FAO then proceeded to launch the first phase of the global roadmap entitledAchieving SDG2 without breaching the 1.5°C threshold that aims to create synergies on the transformation of agri-food systems. The state of food security was acknowledged, with 738 million people facing hunger in 2022, and how agriculture contributes 30% of greenhouse gas emissions. FAO commits to support countries in implementing the Emirates Declaration, however the presented roadmap lists 120 actions and 30 milestones.

While this is a significant step forward, ensuring that countries can realistically deliver on these milestones is a challenge, given the diverse context of food systems. Industrial agriculture was not given much focus in the event, considering that the industry accounts to 15% of global consumption of fossil fuels.

A low-key Global Day of Action for Climate Justice

Peaceful demonstrations by civil society (photo credit: Criselle Mejillano)

On the Global Day of Action for Climate Justice, several civil society groups have been mobilizing through peaceful demonstrations in countries such as the Philippines, Brussels, and United Kingdom. At Expo City, Dubai, however, the protests were quite scattered and civil society groups have expressed their frustrations at the UNFCCC’s restrictions on demonstrations.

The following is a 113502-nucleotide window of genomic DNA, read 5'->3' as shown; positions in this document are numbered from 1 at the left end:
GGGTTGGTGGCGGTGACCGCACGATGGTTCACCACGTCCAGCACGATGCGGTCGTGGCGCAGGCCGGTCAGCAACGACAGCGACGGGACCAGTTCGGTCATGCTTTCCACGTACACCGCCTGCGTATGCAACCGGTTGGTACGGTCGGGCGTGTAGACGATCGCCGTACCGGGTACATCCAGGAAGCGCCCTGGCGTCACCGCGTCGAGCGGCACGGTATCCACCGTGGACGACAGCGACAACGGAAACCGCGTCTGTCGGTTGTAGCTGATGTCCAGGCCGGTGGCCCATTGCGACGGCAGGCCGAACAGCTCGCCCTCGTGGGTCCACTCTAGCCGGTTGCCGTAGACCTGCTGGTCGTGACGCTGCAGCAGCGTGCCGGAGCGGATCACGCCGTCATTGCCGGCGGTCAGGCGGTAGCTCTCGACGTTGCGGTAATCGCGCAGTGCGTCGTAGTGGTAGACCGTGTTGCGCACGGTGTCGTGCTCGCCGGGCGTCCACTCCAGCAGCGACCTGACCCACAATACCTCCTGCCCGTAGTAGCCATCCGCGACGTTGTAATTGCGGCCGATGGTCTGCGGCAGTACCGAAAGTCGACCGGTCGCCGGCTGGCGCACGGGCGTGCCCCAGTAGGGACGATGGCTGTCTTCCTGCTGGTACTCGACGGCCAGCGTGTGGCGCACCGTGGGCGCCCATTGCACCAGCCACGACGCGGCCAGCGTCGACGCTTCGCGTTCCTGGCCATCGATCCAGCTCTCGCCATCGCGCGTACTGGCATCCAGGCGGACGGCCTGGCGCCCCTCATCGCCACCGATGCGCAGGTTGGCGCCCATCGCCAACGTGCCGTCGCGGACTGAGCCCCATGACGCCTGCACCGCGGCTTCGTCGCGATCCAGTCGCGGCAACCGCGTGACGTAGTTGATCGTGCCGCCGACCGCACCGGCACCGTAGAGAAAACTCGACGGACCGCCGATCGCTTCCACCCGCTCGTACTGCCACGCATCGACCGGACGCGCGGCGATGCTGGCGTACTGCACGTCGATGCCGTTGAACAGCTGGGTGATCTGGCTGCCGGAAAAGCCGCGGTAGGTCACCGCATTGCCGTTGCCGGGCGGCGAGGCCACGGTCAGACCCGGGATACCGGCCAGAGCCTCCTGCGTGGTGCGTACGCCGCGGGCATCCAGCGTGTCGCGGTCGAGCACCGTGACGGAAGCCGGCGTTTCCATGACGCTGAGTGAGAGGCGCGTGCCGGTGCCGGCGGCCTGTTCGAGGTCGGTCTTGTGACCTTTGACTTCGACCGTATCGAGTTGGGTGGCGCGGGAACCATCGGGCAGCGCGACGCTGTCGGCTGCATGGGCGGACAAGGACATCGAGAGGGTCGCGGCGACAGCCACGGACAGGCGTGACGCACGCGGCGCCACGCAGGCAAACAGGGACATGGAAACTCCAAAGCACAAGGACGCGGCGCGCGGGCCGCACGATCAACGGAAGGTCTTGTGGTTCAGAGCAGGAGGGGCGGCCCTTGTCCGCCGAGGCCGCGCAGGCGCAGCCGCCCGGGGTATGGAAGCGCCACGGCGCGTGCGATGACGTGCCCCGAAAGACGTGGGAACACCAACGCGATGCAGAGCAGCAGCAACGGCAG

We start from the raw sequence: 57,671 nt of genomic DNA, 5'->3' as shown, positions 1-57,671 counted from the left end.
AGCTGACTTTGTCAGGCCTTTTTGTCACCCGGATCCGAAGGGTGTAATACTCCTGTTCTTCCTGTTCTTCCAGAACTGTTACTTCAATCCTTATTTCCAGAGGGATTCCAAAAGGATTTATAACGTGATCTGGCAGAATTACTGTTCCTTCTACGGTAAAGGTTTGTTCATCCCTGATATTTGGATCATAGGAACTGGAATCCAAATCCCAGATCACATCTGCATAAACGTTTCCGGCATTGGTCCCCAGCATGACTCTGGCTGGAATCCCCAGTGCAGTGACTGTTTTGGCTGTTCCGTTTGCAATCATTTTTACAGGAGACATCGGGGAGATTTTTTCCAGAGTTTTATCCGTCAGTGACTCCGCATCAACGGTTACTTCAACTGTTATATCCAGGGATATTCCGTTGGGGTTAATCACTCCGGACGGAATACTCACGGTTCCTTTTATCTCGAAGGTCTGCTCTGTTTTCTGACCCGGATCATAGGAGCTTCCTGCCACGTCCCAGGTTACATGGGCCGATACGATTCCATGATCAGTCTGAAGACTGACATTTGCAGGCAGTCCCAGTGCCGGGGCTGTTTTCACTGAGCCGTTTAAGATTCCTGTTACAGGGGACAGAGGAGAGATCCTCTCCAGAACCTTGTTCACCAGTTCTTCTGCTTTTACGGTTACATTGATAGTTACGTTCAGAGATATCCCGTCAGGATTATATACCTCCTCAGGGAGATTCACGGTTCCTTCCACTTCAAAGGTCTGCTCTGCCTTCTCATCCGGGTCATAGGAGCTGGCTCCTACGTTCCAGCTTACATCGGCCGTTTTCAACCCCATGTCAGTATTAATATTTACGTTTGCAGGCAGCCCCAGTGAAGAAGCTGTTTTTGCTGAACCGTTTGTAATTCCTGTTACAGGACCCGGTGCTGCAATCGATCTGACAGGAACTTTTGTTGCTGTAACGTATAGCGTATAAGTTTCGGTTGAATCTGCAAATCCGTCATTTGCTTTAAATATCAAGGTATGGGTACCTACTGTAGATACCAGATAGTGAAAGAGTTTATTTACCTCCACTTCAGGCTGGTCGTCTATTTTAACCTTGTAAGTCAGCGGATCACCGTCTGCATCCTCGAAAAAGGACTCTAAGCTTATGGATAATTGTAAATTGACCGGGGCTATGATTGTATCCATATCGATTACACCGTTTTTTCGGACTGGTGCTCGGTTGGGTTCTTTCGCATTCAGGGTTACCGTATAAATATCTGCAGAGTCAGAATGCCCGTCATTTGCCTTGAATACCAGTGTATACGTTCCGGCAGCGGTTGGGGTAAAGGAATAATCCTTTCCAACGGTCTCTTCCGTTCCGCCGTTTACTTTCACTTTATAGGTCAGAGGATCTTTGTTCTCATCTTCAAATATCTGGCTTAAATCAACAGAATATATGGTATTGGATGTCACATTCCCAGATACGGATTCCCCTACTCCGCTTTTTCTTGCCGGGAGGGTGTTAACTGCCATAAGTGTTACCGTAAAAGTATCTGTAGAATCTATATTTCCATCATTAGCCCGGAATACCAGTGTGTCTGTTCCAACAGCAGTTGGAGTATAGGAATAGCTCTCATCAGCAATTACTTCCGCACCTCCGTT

Azerbaijan: The newly-announced COP29 host

It is worth looking at the map of the region to see how interlinked many of the challenges are. It is significant that government delegations who are living between wars are able to keep the focus and decorum on the topic at hand of climate change and not collapse into conflagration (image source: Google Maps)

It was decided that Baku, Azerbaijan will be the host of COP29, with UN Eastern Europe groups finally reaching a consensus. This means that the UNFCCC COP will be once more held in a ‘petroleum nation’. According to the International Trade Organization, oil, gas, and related petroleum products accounted for 91% of Azerbaijan’s total exports in 2022. 

With human rights inextricably linked with climate justice, civil society groups have raised concerns over this decision. According to Freedom House, an international organization that tracks the most pressing threats to democracy and freedom around the globe, Azerbaijan incurred a global freedom score of 9/100 on political rights and civil liberties this year. The situation may be dire, but this reinforces the need of civil society to stay engaged and united post-COP28 and beyond.

Ecojesuit reflection: Reconciliation and mission through agroecology

The diagram is designed as part of the Agroecology Criteria Tool (ACT) by Biovision. Kindly note that based on the ACT, “level 1:Increase efficiency of industrial inputs” means reduced water consumption, reduced application of pesticides and synthetic fertilizer, reduced energy use, reduced seed use, and reduced waste.